The city has approved a weed-abatement law requiring landowners to obtain a permit before brush can be cleared from parcels of an acre or larger.
The "urgency ordinance" was adopted to prevent environmentally sensitive areas from being damaged or destroyed in the clearing of land for fire protection or weed abatement.
City officials said the law was drafted so that Laguna Niguel can avoid incidents similar to those that recently occurred in surrounding communities, where grading by developers has caused environmentalists to cry foul.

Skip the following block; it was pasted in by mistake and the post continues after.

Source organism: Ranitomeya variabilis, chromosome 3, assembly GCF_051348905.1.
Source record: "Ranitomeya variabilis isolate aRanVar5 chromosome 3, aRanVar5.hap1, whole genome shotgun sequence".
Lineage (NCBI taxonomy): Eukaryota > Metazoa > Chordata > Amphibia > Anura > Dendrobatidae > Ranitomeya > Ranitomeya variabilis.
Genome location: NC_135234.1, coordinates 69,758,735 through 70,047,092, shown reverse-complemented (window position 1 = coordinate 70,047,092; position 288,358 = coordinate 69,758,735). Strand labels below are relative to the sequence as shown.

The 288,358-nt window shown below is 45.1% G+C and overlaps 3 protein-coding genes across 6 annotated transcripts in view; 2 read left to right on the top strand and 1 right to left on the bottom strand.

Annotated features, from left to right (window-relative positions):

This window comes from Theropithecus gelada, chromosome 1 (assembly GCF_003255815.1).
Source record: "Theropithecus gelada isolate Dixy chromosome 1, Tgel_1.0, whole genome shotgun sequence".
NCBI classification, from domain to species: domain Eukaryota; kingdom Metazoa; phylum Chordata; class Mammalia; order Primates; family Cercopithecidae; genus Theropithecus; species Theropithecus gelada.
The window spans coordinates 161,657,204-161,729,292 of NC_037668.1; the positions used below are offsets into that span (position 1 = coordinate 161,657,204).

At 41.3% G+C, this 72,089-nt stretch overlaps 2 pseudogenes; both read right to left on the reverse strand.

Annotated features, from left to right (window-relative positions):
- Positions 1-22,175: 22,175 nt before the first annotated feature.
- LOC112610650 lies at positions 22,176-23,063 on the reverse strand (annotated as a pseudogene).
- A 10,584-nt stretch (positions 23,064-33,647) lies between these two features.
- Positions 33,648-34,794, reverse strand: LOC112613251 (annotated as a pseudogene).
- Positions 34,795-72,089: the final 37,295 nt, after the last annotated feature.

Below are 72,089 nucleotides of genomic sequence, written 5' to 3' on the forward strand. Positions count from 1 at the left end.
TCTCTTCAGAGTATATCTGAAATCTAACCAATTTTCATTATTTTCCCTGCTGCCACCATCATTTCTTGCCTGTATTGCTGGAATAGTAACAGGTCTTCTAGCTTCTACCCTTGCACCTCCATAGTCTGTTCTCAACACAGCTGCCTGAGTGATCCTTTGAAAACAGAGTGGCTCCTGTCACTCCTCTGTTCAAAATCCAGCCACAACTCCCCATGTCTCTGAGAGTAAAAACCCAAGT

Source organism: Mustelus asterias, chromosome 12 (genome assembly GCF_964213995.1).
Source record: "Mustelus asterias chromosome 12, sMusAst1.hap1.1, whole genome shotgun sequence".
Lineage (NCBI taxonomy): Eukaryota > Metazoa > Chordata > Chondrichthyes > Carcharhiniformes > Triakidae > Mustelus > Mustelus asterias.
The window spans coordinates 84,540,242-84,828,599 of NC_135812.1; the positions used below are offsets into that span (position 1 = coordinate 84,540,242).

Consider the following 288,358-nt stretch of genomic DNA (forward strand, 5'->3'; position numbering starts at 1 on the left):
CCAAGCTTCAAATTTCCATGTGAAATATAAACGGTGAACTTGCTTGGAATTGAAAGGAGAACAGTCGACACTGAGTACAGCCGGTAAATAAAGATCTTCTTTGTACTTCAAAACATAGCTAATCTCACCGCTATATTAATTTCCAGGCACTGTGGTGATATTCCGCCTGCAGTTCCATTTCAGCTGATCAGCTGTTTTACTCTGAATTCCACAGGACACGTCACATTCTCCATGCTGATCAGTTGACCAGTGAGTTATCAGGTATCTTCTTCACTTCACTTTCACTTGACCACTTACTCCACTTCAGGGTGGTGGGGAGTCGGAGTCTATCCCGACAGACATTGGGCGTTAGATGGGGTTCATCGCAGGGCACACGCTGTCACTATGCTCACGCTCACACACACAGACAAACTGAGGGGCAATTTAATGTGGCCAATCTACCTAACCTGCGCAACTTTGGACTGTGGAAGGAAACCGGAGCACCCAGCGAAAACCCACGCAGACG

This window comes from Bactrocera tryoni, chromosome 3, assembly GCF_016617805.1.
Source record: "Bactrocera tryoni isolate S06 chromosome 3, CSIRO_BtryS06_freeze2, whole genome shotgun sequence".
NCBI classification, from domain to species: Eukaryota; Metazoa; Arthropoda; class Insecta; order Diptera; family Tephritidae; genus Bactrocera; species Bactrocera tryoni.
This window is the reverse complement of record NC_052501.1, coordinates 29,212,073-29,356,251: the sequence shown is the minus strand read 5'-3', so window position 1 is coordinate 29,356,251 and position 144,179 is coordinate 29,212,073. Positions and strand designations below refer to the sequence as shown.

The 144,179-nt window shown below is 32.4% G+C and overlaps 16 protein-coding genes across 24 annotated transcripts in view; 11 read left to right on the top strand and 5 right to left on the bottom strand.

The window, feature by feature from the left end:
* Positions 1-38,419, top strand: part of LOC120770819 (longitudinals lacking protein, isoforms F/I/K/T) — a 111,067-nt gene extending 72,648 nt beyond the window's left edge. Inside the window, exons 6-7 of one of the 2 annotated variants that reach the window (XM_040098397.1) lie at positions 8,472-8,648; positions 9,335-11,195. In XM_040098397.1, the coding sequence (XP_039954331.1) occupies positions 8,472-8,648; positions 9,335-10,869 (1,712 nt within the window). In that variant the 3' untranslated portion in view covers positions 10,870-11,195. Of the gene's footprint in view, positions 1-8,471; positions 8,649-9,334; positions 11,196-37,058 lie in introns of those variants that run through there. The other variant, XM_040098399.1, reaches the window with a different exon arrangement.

"It's a pretty stiff, tough little document," said Mayor Patricia C. Bates, who joined her colleagues in unanimously approving the ordinance.
City permits will now be required before vegetation can be cleared on property of an acre or larger, unless the property is otherwise protected by the city or the parcel is used only for a single-family home, said Community Development Director Robert P. Lenard.
Before a permit is issued, a city inspector will visit the site, Lenard said. If the inspector questions the sensitivity of the project, the city will require additional studies, mitigation measures or a Planning Commission review of the project, he said.